John Worboys, a black-cab driver who is believed to be among the most prolific sex offenders in recent UK history, is set to be released from prison in a decision that has sparked widespread outrage.

The taxi driver scoured West London for lone women between 2002 and 2008, and gave them champagne laced with sedatives under the pretence that he had won lottery money. He then attacked them in his cab. Worboys was convicted of targeting 12 women, in attacks that involved sexual assault and rape. However, police fear the number of women he attacked was as high as 100.

A jury at Croydon Crown Court found him guilty of 19 offences, including rape and drugging, in 2009. He was ordered to serve a minimum of eight years in prison. Worboys has since spent 10 years in custody, including a period on remand.

Responding to Worboys' upcoming release, Nick Hardwick, the chairman of the Parole Board, apologised "unreservedly" that victims were not told that he would be freed. But Hardiwick said that he was "confident" the former cab driver would not re-offend, BBC News reported.

The decision to release Worboys has been widely condemned, with Yvonne Traynor, CEO of Rape Crisis South London, calling it "dangerous" and describing the time he spent in prison as "woefully short".

So why was Worboys released in what appears to be a shorter time than expected?

Around once a year, the Parole Board - an independent body - considers assessments by a psychiatrist and reports from prison guards to determine whether a prisoner poses a risk to the public. In November, a three-person panel decided to release the 60-year-old under "stringent" licence conditions lasting at least 10 years. The details of such sessions are not available to the public. But it is known that Worboys must report to a probation officer every week, and is banned from contacting his victims.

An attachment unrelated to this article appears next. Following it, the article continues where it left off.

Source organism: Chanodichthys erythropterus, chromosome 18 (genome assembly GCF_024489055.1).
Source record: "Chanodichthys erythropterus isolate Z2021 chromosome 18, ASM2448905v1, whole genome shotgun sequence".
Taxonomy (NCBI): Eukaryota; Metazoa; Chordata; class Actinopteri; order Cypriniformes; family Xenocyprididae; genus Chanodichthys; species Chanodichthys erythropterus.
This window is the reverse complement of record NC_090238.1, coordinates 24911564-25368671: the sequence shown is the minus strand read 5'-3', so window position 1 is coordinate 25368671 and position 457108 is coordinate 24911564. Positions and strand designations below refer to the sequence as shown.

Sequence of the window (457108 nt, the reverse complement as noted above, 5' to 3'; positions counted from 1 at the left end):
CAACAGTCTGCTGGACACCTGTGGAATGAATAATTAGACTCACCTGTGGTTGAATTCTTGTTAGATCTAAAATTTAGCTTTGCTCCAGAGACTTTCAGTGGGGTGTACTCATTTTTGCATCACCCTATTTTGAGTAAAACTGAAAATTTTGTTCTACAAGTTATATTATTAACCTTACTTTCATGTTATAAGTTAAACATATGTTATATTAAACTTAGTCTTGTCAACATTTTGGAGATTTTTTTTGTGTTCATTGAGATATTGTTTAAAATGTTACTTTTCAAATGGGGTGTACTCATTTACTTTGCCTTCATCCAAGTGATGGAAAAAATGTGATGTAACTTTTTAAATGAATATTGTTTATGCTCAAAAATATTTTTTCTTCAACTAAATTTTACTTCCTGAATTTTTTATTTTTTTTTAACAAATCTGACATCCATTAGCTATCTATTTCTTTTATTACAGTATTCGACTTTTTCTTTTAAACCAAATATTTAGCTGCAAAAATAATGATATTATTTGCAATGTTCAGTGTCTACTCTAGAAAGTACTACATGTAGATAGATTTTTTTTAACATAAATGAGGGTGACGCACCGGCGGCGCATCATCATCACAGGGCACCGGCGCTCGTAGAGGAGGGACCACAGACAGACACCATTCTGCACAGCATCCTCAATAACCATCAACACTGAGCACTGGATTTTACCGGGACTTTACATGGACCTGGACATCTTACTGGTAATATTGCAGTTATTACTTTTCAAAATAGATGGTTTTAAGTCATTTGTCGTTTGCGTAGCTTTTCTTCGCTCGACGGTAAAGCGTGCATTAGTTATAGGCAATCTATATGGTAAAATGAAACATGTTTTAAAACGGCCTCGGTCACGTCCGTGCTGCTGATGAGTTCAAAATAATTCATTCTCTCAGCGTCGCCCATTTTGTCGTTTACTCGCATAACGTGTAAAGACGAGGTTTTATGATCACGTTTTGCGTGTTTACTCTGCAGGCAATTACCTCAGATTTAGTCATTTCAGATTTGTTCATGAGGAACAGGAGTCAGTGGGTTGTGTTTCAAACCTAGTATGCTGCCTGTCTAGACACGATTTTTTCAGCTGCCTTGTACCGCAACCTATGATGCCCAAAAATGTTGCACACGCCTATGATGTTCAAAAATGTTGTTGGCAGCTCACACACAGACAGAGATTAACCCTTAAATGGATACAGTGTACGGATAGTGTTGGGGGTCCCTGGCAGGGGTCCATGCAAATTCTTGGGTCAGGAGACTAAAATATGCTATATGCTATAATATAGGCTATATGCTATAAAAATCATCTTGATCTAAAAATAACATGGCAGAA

"Given the nature of John Worboys' crimes, it is safe to assume that this was not a decision the Parole Board took lightly," Sam Elliott, criminal barrister at One Pump Court Chambers, told IBTimes UK.

Part of the uproar lies in the fact that Worboys was reported to have been handed a life sentence and attacked 100 women but only served a decade.

"Whilst still serious, this [19 charges of drugging and sexual assault] does not project his sentence into the echelons of decades in prison, as the press and public might like to see," Rachel Quickenden, senior associate at Corker Binning, told IBTimes UK.

"Worboys' sentence is in accordance with the law concerning the offences for which he was convicted. He was not convicted of hundreds of rapes and so cannot be sentenced on that basis."

In addition, Worboys wasn't handed a life sentence but given an Imprisonment for Public Protection (IPP) sentence, with a minimum tariff of eight years.

IPPs were introduced by the then home-secretary in 2003, and were created to jail serious offenders who could be given a life sentence for various reasons. They were scrapped in 2012, because they were deemed to violate human rights as thousands of prisoners were kept in prison beyond their minimum tariffs.